Splenic Vein Aneurysm & Chronic Pancreatitis: A Rare Association
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Splenic Vein Aneurysm & Chronic Pancreatitis: A Rare Association Skaf Jad 1 , Bhishak Kamat 2 1 Division of Internal Medicine, 2 Division of Radiology. Introduction

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Introduction

Splenic Vein Aneurysm & Chronic Pancreatitis: A Rare Association

Skaf Jad1, Bhishak Kamat2

1Division of Internal Medicine, 2Division of Radiology

  • Introduction

  • Portal venous system aneurysms, which are the most common of the visceral venous aneurysms, are defined as a focal saccular or fusiform dilatation of the portal venous system. Portal venous system aneurysms represent 3% of all venous aneurysms. Prevalence is 0.6 per 1,000 persons. The most common sites at which portal venous system aneurysms develop are the main portal vein and the confluence of the splenic and the superior mesenteric veins. A significant number of previously reported cases of portal venous system aneurysms were associated with liver cirrhosis and portal hypertension. Most people with a portal venous system aneurysm are asymptomatic.

  • Vascular abnormalities associated with pancreatitis are well described, up to 50% with acute necrotizing pancreatitis, and include superior mesenteric and/or portal vein thromboses and arterial pseudo-aneurysms. Portal vein aneurysms and/or spleno-mesenteric venous aneurysms are rare entities.

CT A/P

3D Reconstruction

Focal Dilatation involving the central aspect of the splenic vein measuring 1.7x1.7 cm.

MR Abdomen

Splenic Vein pseudo-aneurysm measuring 18 mm.

Case History & HPI

Fluoroscopy

  • We describe a case of a 68 yo female with a history of recurrent pancreatitis who presented with intractable abdominal pain.

  • She was first diagnosed with pancreatitis back in August 2007, then underwent cholecystectomy for gallstones, but following that she had recurrent pancreatitis. She was at an outside hospital for a total of 5 weeks for abdominal pain. She presented to our institution one day after being discharged , complaining of persistent and intractable abdominal pain with nausea and inability to tolerate per os intake.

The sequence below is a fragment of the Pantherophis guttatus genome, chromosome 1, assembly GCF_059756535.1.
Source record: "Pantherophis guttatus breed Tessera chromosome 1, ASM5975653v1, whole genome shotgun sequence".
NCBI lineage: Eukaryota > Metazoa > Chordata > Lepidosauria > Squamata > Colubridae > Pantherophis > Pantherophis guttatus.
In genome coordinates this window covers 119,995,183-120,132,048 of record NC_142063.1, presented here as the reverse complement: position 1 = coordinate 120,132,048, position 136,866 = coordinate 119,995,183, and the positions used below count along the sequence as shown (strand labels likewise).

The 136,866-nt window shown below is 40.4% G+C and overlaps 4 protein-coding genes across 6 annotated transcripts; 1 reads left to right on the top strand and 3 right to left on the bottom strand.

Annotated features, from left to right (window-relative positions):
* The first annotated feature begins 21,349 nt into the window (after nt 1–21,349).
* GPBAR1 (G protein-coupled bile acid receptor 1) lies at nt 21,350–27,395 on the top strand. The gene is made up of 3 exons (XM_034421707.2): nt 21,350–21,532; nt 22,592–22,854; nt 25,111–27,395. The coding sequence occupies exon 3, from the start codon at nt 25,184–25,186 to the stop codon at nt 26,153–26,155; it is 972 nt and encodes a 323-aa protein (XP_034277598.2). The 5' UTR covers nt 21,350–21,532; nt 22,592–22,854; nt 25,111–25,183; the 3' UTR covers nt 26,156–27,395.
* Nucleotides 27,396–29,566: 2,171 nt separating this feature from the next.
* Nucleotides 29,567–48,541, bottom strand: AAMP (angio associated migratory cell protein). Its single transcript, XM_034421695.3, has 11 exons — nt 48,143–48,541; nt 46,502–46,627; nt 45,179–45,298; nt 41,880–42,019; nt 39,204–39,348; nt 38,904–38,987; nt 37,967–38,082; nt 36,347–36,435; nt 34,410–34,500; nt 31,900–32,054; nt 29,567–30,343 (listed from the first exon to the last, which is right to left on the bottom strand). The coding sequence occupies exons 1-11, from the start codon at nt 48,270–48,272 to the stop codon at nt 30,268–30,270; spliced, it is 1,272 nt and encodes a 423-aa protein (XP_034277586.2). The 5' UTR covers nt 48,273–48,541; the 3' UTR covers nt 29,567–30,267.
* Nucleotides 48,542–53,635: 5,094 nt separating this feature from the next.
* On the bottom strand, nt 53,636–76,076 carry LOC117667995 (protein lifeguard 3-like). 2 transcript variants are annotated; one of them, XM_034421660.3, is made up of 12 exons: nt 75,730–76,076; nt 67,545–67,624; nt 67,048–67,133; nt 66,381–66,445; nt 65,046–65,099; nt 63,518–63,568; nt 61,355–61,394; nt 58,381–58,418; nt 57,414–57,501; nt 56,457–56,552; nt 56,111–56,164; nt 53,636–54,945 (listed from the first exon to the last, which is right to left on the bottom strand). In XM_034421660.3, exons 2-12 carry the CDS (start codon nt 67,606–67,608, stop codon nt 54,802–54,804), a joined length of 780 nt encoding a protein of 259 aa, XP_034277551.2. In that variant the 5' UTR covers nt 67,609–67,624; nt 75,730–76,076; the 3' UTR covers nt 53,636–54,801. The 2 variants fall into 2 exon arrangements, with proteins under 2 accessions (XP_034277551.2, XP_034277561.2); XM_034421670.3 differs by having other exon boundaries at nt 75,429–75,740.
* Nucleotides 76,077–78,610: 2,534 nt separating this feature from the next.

• Other PMH is notable for Diabetes Mellitus, Hyperlipidemia, Hypertension and Hypothyroidism.

Physical Exam

Treatment & Follow-up

  • Vitals: Temp 97.2, HR 68, BP 149/72, SpO2 98% on RA

  • In Mild Distress (Pain), cachectic

  • Abdominal Exam: BS present normal, n

  • o Organomegaly.

  • No rebound tenderness, no guarding, no defense.

  • + Epigastric Tenderness.

  • Rest of physical exam is unremarkable

  • Symptoms of Splenic Vein Aneurysms are unusual. In our case the patient’s symptoms were caused by the recurrent pancreatitis.

  • Complications include rupture and Bleeding.

  • Because the incidence of these aneurysms are low, the exact type of intervention and the frequency of monitoring is unknown.

  • Follow-up by Duplex Sonography or CT-Scan is recommended every year until regression or a stable pattern is recognized.

  • Prophylactic surgical intervention or decompressive procedures are recommended in high-risk aneurysms in such cases where mechanical forces such as portal hypertension cause progressive enlargement of the aneurysms and pain.

  • Most cases are managed by simple observation and do not progress. In the case of our patient her splenic vein aneurysm has been stable in size at 1 year follow-up.

Amylase 165

Lipase134

Alkaline Phos.77

Bilirubin Total0.3

Bilirubin Direct 0.1

135

100

4

165

3.6

0.7

26

8.2

ALT13

AST22

Albumin 2.8

5.4

244

26.6


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